Thom Smith | Nature Watch: A pollinator's paradise thrives at Kimball Farms

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Today, Jim McCarthy called me and said, "I'm coming to pick you up, I have something to show you." We drove down to our meadow and, lo and behold, we have a meadow in bloom with cosmos, poppies, yellow and red snapdragons, flax, sunflowers, zinnias. A cloud of taller white flowers bathed the whole length. Dragonflies were busy, and butterflies were fluttering over. I could have danced and shouted with delight. Our dream is a reality. There is more to be done, but with faith and hard work we'll succeed. Ron Kujawski has visited and is most enthusiastic.

— Gwen Sears, Lenox

The "meadow in bloom" referred to above is along the road off Walker Street in Lenox, leading to the Kimball Farms retirement community housing. The people mentioned include Gwen Sears, retired deacon of St. Stephen's Episcopal Church in Pittsfield and one of the residents wanting to develop a bird-friendly habitat that would attract not only birds, like hummingbirds, but also other pollinaters, like butterflies and bees, while being a colorful place of beauty for both residents and visitors.

Ron Kujawski, Master Gardener who shares this page in The Berkshire Eagle during the growing season with me is a most welcome and knowledgeable adviser for the senior gardeners. A founding father of the Western Massachusetts Master Gardener Association, Ron and his daughter, Jennifer Kujawski, are authors of the bestselling "Week-by-Week Vegetable Gardener's Handbook" published by Storey Publishers. Residents Jim McCarthy, also a Master Gardener, and Heidi Stormer, with an artistic background, helped design the natural attraction. Jim accompanied us on my first visit last summer and continues skillfully altering the strip of well-kept lawn and returning it to a more natural setting. Heidi, who upon seeing a gentleman in a white straw hat standing on the picnic table adjacent to the garden, came over to see what I was doing. I gladly explained that my longtime friend, Gwen Sears, was anxious for me to see how well the garden is growing this summer, so I dropped by to take a few photographs.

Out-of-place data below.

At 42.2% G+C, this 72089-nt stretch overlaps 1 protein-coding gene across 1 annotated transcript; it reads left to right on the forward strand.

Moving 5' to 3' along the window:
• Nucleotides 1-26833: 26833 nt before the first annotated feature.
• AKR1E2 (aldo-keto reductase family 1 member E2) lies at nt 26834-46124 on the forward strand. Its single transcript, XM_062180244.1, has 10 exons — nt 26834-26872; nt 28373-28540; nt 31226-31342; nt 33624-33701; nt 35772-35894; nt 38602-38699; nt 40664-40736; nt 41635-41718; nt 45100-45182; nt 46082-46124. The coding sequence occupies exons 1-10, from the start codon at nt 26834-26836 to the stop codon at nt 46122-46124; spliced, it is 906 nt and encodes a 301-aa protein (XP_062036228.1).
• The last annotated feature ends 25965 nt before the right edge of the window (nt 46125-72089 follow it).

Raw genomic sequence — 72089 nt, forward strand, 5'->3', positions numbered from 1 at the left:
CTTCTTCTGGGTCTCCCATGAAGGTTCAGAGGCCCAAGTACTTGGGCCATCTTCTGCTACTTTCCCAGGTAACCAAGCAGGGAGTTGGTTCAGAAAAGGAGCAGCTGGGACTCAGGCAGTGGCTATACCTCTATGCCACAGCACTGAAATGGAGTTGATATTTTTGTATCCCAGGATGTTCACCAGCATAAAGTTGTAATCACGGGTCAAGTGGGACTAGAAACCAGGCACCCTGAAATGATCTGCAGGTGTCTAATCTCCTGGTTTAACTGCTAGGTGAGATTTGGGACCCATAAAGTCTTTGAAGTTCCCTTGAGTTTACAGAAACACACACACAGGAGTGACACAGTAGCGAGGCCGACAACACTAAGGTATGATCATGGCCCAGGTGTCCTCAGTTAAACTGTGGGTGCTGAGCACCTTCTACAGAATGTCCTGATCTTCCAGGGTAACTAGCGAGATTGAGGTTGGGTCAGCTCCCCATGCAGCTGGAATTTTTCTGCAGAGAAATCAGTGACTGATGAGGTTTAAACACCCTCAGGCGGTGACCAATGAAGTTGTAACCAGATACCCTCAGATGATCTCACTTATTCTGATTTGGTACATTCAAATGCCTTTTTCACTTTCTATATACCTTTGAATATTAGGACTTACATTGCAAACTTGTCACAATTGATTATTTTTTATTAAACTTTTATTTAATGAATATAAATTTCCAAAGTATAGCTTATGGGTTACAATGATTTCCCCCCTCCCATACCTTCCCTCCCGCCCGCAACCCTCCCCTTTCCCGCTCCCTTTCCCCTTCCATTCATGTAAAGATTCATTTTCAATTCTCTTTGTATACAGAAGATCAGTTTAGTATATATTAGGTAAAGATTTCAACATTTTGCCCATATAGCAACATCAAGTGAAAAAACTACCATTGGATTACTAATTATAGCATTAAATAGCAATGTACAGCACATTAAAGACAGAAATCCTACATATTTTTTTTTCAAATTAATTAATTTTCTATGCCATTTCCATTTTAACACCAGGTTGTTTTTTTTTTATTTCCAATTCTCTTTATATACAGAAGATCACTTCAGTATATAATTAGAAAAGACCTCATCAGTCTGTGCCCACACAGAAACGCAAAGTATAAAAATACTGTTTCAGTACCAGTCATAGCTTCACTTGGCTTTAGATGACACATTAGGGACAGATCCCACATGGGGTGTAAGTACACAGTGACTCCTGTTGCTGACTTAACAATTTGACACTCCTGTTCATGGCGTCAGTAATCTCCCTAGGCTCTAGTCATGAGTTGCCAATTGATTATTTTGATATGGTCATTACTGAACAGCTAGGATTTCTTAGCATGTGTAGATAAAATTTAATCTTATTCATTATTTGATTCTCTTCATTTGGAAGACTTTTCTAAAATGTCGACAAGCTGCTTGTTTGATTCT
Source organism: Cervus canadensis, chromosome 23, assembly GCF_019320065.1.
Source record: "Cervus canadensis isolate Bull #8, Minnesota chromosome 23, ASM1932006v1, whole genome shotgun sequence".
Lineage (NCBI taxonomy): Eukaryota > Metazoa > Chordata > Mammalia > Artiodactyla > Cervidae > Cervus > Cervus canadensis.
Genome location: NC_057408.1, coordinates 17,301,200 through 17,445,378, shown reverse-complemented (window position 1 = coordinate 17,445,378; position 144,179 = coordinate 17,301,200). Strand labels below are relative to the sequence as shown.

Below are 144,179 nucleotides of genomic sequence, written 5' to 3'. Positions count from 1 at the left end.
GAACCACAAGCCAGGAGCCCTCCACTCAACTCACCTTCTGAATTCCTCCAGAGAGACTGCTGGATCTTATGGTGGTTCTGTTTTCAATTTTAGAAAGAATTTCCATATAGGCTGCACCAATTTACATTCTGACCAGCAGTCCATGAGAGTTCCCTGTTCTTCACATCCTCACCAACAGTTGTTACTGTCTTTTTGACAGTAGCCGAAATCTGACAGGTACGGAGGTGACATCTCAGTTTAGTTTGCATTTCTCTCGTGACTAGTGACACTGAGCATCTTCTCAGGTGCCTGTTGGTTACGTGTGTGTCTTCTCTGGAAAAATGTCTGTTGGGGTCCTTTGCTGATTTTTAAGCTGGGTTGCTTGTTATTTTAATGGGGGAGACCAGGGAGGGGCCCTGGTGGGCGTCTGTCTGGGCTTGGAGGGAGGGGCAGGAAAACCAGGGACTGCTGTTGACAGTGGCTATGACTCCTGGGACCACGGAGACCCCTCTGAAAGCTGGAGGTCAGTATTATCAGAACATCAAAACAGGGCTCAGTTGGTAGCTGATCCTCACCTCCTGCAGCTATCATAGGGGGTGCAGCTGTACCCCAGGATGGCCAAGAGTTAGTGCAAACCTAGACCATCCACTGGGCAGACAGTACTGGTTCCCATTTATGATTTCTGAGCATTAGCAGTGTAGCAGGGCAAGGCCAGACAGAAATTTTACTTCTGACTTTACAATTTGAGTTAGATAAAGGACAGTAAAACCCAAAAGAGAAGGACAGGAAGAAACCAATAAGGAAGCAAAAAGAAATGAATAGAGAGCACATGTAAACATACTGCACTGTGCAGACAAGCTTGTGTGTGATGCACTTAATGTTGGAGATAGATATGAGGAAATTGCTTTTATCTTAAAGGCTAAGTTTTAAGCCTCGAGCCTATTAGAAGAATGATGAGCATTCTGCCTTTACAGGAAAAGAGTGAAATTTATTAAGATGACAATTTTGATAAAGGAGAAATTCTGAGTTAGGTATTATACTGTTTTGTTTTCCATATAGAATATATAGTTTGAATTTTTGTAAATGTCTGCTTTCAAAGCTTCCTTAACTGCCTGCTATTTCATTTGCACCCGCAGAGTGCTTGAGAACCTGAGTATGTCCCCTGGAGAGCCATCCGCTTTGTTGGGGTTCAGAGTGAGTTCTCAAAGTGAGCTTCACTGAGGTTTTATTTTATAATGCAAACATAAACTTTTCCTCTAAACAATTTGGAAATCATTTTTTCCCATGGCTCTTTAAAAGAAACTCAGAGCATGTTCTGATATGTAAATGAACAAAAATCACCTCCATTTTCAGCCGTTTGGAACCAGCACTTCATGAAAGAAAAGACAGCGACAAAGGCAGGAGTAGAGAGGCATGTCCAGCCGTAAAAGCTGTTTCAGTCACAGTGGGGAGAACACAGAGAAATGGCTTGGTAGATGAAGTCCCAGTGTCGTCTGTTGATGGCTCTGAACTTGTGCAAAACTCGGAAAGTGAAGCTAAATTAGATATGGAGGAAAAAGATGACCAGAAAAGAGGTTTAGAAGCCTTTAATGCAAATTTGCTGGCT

Without the help of Kimball Farms' grounds keepers (worth a story of their own), this achievement would never have taken place or continue to flourish. This returning to nature, a swath of well-kept lawn, has not been an easy chore for these gentlemen who were able to keep busy before this proposal.

While driving by the field of flowers, if you see two visitors taking photographs and searching the sky for birds, stop and say hello. They won't answer I suspect, being creations of one of my favorite artists, the skillful Michael Melle of Middlefield, who is responsible for many different hay people, descendants of the scarecrows of olden days, throughout the area.

The next phase is to begin introducing more native plant species to accommodate certain species in need, like a couple species of milkweed for monarch butterflies (there are already some common milkweed plants) and jewelweed for late migrating hummingbirds. Berries and perhaps a dogwood and a mulberry for the birds should be added.

Overheard: "So glad you started this. You should have years ago."

— Roland Ginzel, (A 95-year-young artist.)

Thom Smith welcomes readers' questions and comments. Email him at Naturewatch@live.com or write him care of The Berkshire Eagle, 75 S. Church St., Pittsfield, MA 01201.


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